The KDP’s military cooperation with Ankara is underpinned by growing economic interdependence. In 2020, despite COVID-19 restrictions, trade between Iraq and Turkey reached nearly $20 billion, double what it was in 2019. Around 70 per cent of that commerce was with the KRG, in whose territory approximately 1,500 Turkish companies operate. Turkish construction firms have invested at large scale in infrastructure and transport projects, including highways and railways. Turkey is also an important transit country for KRG oil and gas. Around 450,000 barrels of oil per day were pumped in 2020 through two pipelines with terminals in Ceyhan, a port in southern Turkey. These economic ties give Turkey more leverage over the KDP.

But the KDP’s alliance with Ankara has also made it a target of PKK attacks. Tensions rose particularly quickly after mid-October 2020, when KRG security services accused the PKK of assassinating the head of its local security forces, Ghazi Salih, in Duhok province near the Turkish border. Since then, the PKK have twice attacked the KRG-Turkey (Kirkuk-Ceyhan) pipeline, briefly interrupting the westward flow of oil, in October 2020 and January 2022. They also claimed responsibility for a roadside bomb killing one KDP peshmerga in November 2020. More recently, in mid-January 2022, as clashes between PKK and KDP-allied groups in Syria became more frequent, KRG authorities decided to close the Samalka/Faysh Khabour border crossing between Syria and Iraq.

The PKK’s Response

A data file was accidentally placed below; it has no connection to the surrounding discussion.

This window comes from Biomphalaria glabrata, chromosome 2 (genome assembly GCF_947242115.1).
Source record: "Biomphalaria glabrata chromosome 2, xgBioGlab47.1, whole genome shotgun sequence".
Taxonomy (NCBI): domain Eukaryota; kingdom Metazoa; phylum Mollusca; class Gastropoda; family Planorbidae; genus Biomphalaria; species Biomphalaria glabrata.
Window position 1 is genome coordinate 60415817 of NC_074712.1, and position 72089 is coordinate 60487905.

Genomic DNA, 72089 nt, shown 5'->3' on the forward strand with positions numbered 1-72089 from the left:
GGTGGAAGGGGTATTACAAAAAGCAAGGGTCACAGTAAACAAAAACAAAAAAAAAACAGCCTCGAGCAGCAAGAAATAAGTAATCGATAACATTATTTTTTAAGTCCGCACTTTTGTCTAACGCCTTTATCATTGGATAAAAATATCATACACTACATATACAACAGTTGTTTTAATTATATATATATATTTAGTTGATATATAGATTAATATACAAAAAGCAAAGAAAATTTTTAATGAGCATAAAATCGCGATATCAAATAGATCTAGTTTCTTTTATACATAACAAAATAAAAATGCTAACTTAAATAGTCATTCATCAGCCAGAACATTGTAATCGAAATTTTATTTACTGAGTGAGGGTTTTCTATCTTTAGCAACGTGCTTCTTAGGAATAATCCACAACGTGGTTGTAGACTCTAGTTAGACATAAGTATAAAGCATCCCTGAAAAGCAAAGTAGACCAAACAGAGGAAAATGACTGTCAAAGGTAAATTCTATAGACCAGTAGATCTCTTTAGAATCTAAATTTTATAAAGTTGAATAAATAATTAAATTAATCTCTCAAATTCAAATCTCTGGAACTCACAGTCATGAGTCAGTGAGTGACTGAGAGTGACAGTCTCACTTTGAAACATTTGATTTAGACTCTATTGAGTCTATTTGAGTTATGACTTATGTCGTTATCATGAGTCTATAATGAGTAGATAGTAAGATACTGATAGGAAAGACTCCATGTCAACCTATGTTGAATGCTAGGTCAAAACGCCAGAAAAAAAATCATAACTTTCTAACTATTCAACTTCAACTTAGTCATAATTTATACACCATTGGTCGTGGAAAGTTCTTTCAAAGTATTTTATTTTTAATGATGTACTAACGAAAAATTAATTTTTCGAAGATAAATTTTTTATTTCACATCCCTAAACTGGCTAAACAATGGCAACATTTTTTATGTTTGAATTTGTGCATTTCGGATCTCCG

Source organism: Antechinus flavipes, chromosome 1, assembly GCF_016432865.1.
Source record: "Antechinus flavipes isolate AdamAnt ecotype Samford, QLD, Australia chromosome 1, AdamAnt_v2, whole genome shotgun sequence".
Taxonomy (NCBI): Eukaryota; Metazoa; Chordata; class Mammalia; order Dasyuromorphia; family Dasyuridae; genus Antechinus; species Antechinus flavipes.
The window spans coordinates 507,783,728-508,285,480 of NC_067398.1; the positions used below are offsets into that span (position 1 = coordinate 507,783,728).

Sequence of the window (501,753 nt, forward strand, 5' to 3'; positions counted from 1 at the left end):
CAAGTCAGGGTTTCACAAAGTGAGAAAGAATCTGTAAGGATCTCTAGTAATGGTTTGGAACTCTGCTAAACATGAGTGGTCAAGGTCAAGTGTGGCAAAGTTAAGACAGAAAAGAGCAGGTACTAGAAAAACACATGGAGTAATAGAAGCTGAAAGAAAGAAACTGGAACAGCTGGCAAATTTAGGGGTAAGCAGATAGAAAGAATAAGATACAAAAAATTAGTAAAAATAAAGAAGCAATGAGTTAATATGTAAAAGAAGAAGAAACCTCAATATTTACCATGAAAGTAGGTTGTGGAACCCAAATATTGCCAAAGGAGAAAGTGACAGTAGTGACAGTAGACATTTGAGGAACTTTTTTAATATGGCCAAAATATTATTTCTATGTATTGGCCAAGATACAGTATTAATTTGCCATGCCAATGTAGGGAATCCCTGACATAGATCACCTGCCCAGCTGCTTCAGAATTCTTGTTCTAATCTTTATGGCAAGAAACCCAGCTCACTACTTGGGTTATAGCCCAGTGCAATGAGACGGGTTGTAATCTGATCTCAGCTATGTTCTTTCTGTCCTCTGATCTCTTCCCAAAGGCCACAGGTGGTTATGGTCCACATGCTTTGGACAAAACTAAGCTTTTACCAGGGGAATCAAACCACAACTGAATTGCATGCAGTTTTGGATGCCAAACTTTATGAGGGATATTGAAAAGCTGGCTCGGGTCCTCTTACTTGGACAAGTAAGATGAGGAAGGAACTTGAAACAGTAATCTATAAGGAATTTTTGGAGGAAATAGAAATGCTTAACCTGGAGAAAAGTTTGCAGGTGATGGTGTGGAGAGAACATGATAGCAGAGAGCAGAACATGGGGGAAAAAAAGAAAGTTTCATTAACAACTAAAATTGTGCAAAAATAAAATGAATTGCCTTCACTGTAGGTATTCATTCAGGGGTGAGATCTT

Turkey’s evolving tactics have to some degree paralleled the PKK’s efforts to step up its influence in northern Iraq’s Sinjar district and in north-eastern Syria.

The rise and fall of the Islamic State in Iraq and Syria (ISIS) enabled the PKK to expand its reach in northern Iraq and north-eastern Syria in the period that began in 2014, when ISIS established its self-declared caliphate in the region. Before that, the PKK’s presence in northern Iraq had been largely confined to the Qandil mountains and the Makhmour district (the latter home to a Kurdish refugee camp of 10,000) farther south. In the first part of 2014, ISIS took over parts of Iraq to the south west and west of the majority-Kurdish areas, including the city of Mosul. Then, in August 2014, the jihadist group attacked Sinjar, a majority-Yazidi district in the Ninewa province, where KDP peshmerga forces had largely been in charge since the fall of Saddam Hussein’s regime in 2003. The peshmerga withdrew, but the PKK – with help from local partners – stepped in shortly thereafter. With an assist from U.S. airpower, a combination of pro-PKK groups (the YPG and Yazidi Sinjar Resistance Units, or YBS) and KDP peshmerga forces – helped repulse ISIS in late 2015. After that, PKK elements established a presence in Sinjar’s west, while KDP peshmerga dominated its east.